It was an exciting day months ago when the ultrasound revealed not one, but two separate and distinct heartbeats. Twins were on the way. As those tests continued, we learned one was a boy, the other a girl. Looking at the ultrasound pictures, I couldn't necessarily confirm this was the case, but others were able to identify those objects as babies of the human variety.
Planning started immediately, as it always does when someone in the family announces they're about to have a baby. Baby books surfaced, solicited and unsolicited advice was offered, name suggestions were ongoing, and decorating ideas for the babies' room in the Brewers' Pleasanton home got underway. The women in the family (and there are many) began talking about a shower, including possible dates, location, theme and guests. I knew I had to make plans to vacate the house for this party, but I was so wrong. Men were on the invite list -- another new concept for me. I had never been to a baby shower and didn't quite know what to expect. I did OK, but was slightly disappointed I never won a prize for any of the games we played.
Everything we bought was in twos -- car seats, cribs, swings, to name a few. Where I once thought baby strollers built for two were unique, I found showrooms filled with them with various seating arrangements and accessories. Strollers have evolved into a world of their own. Jenny's stroller of choice cost more than my first car and also has far more bells and whistles. You can attach a skateboard-like device for an older child to ride on, elliptical handles that give you a workout while pushing the stroller, coolers, fans, bassinets, mosquito netting, rain covers, purse hooks, coffee cup holders and even stay-warm/stay cool plastic compartments for milk and juices. I'm convinced a family could be lost in the desert and survive quite comfortably as long as they had the stroller and its add-ons.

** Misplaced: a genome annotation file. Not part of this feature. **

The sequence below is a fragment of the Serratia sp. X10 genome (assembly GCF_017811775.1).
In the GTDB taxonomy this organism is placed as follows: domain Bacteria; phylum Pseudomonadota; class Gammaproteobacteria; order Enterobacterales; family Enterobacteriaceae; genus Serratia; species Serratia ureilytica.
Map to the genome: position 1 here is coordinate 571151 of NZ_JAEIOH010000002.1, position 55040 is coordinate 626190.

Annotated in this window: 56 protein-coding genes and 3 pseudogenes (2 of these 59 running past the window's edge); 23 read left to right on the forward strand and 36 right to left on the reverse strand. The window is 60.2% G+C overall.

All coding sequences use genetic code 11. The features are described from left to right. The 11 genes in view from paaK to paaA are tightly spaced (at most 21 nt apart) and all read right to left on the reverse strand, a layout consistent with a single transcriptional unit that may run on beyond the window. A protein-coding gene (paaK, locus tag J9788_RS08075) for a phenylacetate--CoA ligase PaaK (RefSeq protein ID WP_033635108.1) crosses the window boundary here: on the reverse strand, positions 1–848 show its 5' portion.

Another first for me are the diapers that now come with a built in detection system indicating when it's time to change the baby. Kate's and Benjamin's diapers even have a notched area for the umbilical cord. When it's time to dispose of the diaper, there is a special container with plastic bags that somehow seal it so there is no offending odor. I really hope we're not asked to babysit. I don't think we're capable of operating the gadgets and appliances apparently needed these days to properly care for children. I can see us forgetting to use the automatic warmer for the wipes when changing the babies after confirming, of course, from the diaper that it's time.
Kate and Benjamin, as I said, are now a week old and truly precious little beings. It is hard to put into words how we feel about these babies and how we feel as we watch Jenny and Jerry look at the two new loves of their lives. We consider ourselves fortunate that we can see them daily, and, as grandparents, have the privilege of holding and cuddling and then saying goodnight, leaving them in the care of their two capable and loving parents as we head to our home, just a short drive away.
This story contains 694 words.
Stories older than 90 days are available only to subscribing members. Please help sustain quality local journalism by becoming a subscribing member today.
If you are already a subscriber, please log in so you can continue to enjoy unlimited access to stories and archives. Subscriptions start at $5 per month and may be cancelled at any time.